Helping a Baby With a Heat Rash

By C. Giles
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A heat rash, also known as prickly heat or millaria, is a skin rash that appears as small red bumps, often accompanied by a stinging or prickling feeling. People of all ages can suffer from heat rashes. If your baby has a heat rash, there's no reason to worry. You can take steps to reduce your little one's discomfort.

Causes of Heat Rash

Heat rashes are usually caused by excessive sweating. When the sweat glands are blocked, the sweat becomes trapped underneath the skin, leading to irritation and the appearance of small raised spots, which sometimes resemble tiny blisters. A heat rash can appear anywhere on the body, but is most common on the face, neck and back. According to the UK's National Health Service, a baby often suffers from heat rashes because her sweat glands are not yet completely developed. It is common for a baby to have heat rashes in the folds of her skin, wherever her clothes are tight and on her scalp or forehead if she wears hats.

Keep Baby Cool

A heat rash is a sign that your baby is too warm. Heat rashes are most common in hot temperatures, but a baby may also develop a heat rash in winter if he has a fever or is wearing too much clothing. Removing some layers of clothing, loosening tight garments and taking him into a well-ventilated room will help cool your baby down.

Soothe the Skin

Applying a cool soft cloth to your baby's skin will help to ease pain and discomfort. BabyCenter, the award-winning pregnancy and parenting website, recommends a lukewarm bath with two teaspoons of baking soda per nine quarts of water. It is not advisable to rub your baby's skin dry with a towel; instead place her on a clean towel and let her skin air-dry. Creams and ointments are not advisable when she is suffering from heat rash, as these can trap moisture and exacerbate the problem.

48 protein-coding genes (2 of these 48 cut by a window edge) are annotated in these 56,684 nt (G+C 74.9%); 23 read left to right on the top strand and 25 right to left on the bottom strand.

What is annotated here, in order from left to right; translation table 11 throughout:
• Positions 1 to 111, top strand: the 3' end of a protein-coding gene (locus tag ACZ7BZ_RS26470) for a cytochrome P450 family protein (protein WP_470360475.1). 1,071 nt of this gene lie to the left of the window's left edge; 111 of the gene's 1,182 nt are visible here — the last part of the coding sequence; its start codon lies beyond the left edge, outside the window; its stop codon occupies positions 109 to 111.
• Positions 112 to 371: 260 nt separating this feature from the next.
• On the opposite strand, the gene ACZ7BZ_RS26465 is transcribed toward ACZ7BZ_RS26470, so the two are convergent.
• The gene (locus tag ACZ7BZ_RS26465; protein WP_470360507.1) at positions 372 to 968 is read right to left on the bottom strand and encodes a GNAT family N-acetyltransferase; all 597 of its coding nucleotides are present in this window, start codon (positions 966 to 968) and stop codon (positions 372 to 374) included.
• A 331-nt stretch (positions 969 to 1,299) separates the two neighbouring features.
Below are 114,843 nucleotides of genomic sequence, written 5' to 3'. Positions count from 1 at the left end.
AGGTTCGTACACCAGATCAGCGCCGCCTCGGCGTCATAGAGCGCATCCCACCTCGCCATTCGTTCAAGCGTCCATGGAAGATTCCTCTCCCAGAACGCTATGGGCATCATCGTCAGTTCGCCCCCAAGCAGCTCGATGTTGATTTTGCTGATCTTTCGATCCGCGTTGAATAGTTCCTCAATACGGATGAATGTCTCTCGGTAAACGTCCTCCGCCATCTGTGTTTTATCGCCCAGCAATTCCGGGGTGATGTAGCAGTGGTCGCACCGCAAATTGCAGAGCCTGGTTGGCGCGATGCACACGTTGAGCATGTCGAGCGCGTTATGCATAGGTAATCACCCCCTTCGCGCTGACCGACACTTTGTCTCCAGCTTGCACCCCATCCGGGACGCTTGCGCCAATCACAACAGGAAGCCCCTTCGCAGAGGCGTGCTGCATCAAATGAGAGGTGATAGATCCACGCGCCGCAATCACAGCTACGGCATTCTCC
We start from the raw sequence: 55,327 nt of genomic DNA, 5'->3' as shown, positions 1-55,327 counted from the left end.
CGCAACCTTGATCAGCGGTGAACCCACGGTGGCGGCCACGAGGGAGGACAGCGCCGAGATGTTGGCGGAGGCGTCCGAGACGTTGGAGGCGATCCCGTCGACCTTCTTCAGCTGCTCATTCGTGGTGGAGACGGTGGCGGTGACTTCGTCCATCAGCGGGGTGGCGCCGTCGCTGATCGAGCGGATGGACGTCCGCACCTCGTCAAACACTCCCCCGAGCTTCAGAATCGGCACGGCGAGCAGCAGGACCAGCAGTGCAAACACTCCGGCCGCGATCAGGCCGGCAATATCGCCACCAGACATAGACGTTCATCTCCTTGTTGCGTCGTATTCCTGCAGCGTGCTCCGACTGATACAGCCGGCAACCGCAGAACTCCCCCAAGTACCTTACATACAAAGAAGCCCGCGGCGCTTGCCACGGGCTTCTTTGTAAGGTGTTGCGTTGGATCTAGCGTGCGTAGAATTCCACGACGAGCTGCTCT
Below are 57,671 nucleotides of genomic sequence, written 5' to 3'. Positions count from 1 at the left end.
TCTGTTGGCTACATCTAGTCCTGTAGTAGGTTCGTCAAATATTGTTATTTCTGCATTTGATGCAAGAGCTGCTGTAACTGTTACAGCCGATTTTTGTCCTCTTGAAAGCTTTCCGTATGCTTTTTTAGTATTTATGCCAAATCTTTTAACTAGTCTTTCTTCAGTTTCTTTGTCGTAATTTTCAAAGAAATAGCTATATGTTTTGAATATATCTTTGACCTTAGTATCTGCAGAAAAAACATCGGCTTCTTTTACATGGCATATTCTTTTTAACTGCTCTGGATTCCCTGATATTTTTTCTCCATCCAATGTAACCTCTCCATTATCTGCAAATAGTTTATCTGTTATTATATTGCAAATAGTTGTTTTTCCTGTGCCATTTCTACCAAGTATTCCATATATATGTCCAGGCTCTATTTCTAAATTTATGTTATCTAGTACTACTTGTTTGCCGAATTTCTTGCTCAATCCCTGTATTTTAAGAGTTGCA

Further Precautions

If your baby's room is hot at night, a fan in his room will keep it cool. The fan should be directed near his sleeping area, but not directly on him. The idea is for your baby to be comfortable, but not cold. Keeping your baby's fingernails trimmed means he cannot scratch himself to relieve the itch of a heat rash, which can make his skin bleed and cause further discomfort.

About the Author

C. Giles is a writer with an MA (Hons) in English literature and a post-graduate diploma in law. Her work has been published in several publications, both online and offline, including "The Herald," "The Big Issue" and "Daily Record."